By Eddy Ruble
Myanmar’s military junta has been increasingly ruthless in their attempts to overwhelm and defeat the peaceful civil disobedience movement (CDM) protesters who stand united for democracy and a civilian government in Myanmar.
Saturday marked the deadliest day of the peaceful resistance movement, with 107 people being killed by the military junta, including women and children. The death total of those killed by the military since the coup d’état began February 1, now stands at 462, with over a quarter of those dying from a single gunshot to the head. After the November 8 election which saw Aung San Suu Kyi’s National League for Democracy party win 83 percent of the Parliamentary seats, the military generals called the election fraudulent, declaring a one-year state of emergency – effectively giving the military full power and control of the country. They refuse to cede power and control to democratically elected leaders, enacting a 3:00 am military coup d’état.
The Baptist World Alliance recently held a Zoom coordination call to discuss and strategize means for a Baptist response to the unfolding atrocities in Myanmar. Several Myanmar Baptist leaders were able to connect and give eyewitness updates on the situation from Myanmar.
They described the situation as being similar to the Khmer Rouge takeover of Cambodia in the 1970s – where the military had complete control and acted with brutal and ruthless tactics in their use of force and intimidation. They describe a scene of military anarchy, where there is no longer any rule of law, only brutality by the military which is beyond description. Snipers aim for protester’s heads when they shoot at protesters, intending to kill. Soldiers conduct night raids, making arrests in the dead of night, often looting and burning homes and stores as they go. The air force has now been activated to utilizing fighter jets to conduct bombing raids for the first time in 20 years on ethnic minority groups along the Thai-Myanmar border who have been in decades long protracted conflict with the central government.
Baptist leaders as well as civilian reports indicate the will of the people is steadfast and unwavering in their demand for democracy. Day after day, the civil disobedience movement resistance continues – but they desperately need global attention for support and to put political and economic pressure on the military rulers, in their struggle for democracy.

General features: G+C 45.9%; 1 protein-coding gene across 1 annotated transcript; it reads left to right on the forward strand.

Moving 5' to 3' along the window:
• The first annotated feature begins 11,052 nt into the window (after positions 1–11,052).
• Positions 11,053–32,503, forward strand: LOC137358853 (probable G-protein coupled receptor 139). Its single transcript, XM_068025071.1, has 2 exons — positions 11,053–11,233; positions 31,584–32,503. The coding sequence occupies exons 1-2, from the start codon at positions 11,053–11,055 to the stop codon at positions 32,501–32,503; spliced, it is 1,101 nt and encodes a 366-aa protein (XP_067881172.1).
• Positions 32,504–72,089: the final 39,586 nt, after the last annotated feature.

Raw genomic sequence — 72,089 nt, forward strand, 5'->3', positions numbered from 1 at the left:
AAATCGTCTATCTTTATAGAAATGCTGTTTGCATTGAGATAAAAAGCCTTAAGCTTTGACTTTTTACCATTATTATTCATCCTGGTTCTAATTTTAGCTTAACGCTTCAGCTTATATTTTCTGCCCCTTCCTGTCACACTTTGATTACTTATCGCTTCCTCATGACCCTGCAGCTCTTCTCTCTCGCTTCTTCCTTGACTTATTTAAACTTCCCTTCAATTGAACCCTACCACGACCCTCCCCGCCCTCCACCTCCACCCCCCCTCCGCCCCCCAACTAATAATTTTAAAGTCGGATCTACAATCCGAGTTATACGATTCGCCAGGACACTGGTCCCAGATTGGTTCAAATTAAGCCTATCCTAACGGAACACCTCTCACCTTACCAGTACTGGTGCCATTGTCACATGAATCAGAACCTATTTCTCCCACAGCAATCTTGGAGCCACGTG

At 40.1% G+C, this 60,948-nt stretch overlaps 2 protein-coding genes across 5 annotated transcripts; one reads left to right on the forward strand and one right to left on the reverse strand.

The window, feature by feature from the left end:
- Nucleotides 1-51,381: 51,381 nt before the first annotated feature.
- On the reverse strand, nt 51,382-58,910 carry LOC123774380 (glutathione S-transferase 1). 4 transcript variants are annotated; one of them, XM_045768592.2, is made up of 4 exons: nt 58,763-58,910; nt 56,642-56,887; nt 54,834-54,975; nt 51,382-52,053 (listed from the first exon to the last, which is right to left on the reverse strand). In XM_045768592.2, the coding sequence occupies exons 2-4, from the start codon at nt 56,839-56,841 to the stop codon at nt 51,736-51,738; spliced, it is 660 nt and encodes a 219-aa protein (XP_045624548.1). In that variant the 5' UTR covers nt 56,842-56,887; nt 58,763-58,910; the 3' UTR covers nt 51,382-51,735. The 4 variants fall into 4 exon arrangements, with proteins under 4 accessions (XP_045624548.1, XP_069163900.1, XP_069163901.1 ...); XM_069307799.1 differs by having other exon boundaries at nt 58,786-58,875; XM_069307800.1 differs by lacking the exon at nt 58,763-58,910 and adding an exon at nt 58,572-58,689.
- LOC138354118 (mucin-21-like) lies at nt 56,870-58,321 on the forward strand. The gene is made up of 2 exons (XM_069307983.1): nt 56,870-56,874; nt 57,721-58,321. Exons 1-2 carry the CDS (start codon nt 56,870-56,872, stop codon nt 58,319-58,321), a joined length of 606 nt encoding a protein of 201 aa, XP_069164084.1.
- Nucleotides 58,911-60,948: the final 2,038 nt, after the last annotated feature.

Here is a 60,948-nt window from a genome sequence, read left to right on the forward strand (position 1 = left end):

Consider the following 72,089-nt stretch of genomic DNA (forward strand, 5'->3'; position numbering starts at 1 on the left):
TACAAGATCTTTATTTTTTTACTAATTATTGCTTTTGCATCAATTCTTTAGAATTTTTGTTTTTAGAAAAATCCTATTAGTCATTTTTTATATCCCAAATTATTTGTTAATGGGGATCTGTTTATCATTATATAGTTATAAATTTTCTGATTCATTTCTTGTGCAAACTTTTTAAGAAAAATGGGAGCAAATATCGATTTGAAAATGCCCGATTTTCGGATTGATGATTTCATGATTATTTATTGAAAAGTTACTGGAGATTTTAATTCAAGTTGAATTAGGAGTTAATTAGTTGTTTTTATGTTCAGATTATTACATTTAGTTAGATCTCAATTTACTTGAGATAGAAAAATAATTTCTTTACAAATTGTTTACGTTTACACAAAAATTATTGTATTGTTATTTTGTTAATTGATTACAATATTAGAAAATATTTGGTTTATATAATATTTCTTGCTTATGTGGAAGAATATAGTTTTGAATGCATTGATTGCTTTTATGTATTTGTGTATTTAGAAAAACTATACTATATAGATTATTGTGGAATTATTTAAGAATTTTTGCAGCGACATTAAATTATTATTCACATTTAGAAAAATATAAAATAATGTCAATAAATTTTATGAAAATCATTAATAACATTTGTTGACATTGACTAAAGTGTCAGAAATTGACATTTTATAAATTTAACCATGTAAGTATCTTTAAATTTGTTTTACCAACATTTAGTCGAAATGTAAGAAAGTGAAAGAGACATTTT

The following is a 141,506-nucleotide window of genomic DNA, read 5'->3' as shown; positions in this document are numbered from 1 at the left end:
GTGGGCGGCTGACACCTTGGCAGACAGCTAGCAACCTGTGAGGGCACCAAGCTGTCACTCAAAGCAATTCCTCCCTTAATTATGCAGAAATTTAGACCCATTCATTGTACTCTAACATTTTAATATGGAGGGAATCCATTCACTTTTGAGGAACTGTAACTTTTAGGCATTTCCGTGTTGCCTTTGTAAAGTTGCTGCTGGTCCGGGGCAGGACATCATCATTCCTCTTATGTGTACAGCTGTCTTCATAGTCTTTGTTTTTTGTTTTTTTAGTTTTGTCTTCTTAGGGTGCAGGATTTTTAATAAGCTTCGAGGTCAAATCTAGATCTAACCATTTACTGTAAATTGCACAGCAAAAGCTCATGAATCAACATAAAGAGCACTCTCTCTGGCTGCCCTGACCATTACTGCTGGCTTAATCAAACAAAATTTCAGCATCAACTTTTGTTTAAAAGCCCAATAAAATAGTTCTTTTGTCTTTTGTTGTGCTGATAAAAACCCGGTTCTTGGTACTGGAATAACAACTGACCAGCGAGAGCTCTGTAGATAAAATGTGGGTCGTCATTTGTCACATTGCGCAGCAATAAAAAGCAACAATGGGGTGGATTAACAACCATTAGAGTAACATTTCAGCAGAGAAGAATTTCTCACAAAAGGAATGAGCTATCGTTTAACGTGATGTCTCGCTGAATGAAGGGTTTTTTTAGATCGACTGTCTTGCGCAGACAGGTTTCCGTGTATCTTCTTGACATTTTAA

The Baptist World Alliance (BWA) is coordinating a two-pronged response to the tragic situation – humanitarian aid for those suffering from the military oppression and a global advocacy response to raise awareness and political pressure on the military junta.
Notably, Myanmar’s Ambassador to the United Nations, addressed the General Assembly in late February to urge the international community to use “any means necessary to take action” against the military and restore democracy. BWA is urging Baptist Conventions around the world to write to the Myanmar Ambassador in their respective county to voice support for democratically elected leadership in Myanmar and to end the military control. Political, economic, and military sanctions are needed to shift the needle of justice. More information about Myanmar and these advocacy efforts can be found on the following links:
Baptist history in Myanmar (formerly called Burma), began with America’s first and most prominent Baptist foreign missionary, Adoniram Judson, who arrived in Burma in 1813. After 40 years of dedicated language study and service in Burma, he and his collogues had translated the Bible into Burmese and established several churches.
Today, there are 1.7 million Baptist in Myanmar, many of whom are among the ethnic minority groups (Karen, Kachin, Chin, Mon) who have been in protracted military conflict with the central military government since the 1962 coup. Hundreds of thousands of Myanmar citizens have been forced to flee their homeland, with a sizeable number of refugees having been resettled in America over the last few decades.
CBF field personnel are currently engaged with an educational empowerment program for Myanmar refugee children just inside the Thai border and multitudes of CBF churches have been involved in refugee resettlement programs and/or host Myanmar Baptist congregations within their church.
The people of Myanmar need your prayers and your support now more than ever.
Financial contributions for the humanitarian and advocacy needs can be sent to CBF Disaster Response. You can give online here, or if you prefer you can give by mailing a check payable to “CBF” to:
Cooperative Baptist Fellowship
P.O. Box 102972
Atlanta, GA 30368-2972
*please include “Disaster Response – Myanmar” on the memo line
Eddy Ruble is a CBF field personnel living and serving in Malaysia alongside his wife, Cindy. He is also CBF’s International Disaster Response Coordinator, engaging with our global response partners as the Myanmar crisis continues to unfold. You can learn more about and give to support the Rubles’ work at www.cbf.net/ruble.